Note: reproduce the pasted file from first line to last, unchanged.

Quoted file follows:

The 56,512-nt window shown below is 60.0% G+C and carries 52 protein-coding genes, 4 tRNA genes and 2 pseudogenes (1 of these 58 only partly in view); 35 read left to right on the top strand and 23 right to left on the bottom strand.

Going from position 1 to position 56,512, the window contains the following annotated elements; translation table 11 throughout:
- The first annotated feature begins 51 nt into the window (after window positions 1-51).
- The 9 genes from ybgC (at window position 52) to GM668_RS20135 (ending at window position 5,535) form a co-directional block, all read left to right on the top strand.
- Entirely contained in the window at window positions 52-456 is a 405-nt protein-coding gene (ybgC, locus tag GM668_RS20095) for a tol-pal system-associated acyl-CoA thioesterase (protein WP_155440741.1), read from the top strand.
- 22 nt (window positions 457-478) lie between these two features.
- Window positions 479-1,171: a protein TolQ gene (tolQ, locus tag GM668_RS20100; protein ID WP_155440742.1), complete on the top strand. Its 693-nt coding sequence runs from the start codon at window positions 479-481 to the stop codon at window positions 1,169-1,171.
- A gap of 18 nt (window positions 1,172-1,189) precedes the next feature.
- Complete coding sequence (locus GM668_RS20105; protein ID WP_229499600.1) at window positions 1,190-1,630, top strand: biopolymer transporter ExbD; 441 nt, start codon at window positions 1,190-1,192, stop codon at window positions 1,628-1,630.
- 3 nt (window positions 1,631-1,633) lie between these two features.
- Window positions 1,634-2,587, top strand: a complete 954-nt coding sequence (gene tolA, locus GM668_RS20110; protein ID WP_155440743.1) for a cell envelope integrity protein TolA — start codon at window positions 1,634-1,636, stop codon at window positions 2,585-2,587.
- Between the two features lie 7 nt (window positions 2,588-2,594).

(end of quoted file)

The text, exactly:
The 56,512-nt window shown below is 60.0% G+C and carries 52 protein-coding genes, 4 tRNA genes and 2 pseudogenes (1 of these 58 only partly in view); 35 read left to right on the top strand and 23 right to left on the bottom strand.

Going from position 1 to position 56,512, the window contains the following annotated elements; translation table 11 throughout:
- The first annotated feature begins 51 nt into the window (after window positions 1-51).
- The 9 genes from ybgC (at window position 52) to GM668_RS20135 (ending at window position 5,535) form a co-directional block, all read left to right on the top strand.
- Entirely contained in the window at window positions 52-456 is a 405-nt protein-coding gene (ybgC, locus tag GM668_RS20095) for a tol-pal system-associated acyl-CoA thioesterase (protein WP_155440741.1), read from the top strand.
- 22 nt (window positions 457-478) lie between these two features.
- Window positions 479-1,171: a protein TolQ gene (tolQ, locus tag GM668_RS20100; protein ID WP_155440742.1), complete on the top strand. Its 693-nt coding sequence runs from the start codon at window positions 479-481 to the stop codon at window positions 1,169-1,171.
- A gap of 18 nt (window positions 1,172-1,189) precedes the next feature.
- Complete coding sequence (locus GM668_RS20105; protein ID WP_229499600.1) at window positions 1,190-1,630, top strand: biopolymer transporter ExbD; 441 nt, start codon at window positions 1,190-1,192, stop codon at window positions 1,628-1,630.
- 3 nt (window positions 1,631-1,633) lie between these two features.
- Window positions 1,634-2,587, top strand: a complete 954-nt coding sequence (gene tolA, locus GM668_RS20110; protein ID WP_155440743.1) for a cell envelope integrity protein TolA — start codon at window positions 1,634-1,636, stop codon at window positions 2,585-2,587.
- Between the two features lie 7 nt (window positions 2,588-2,594).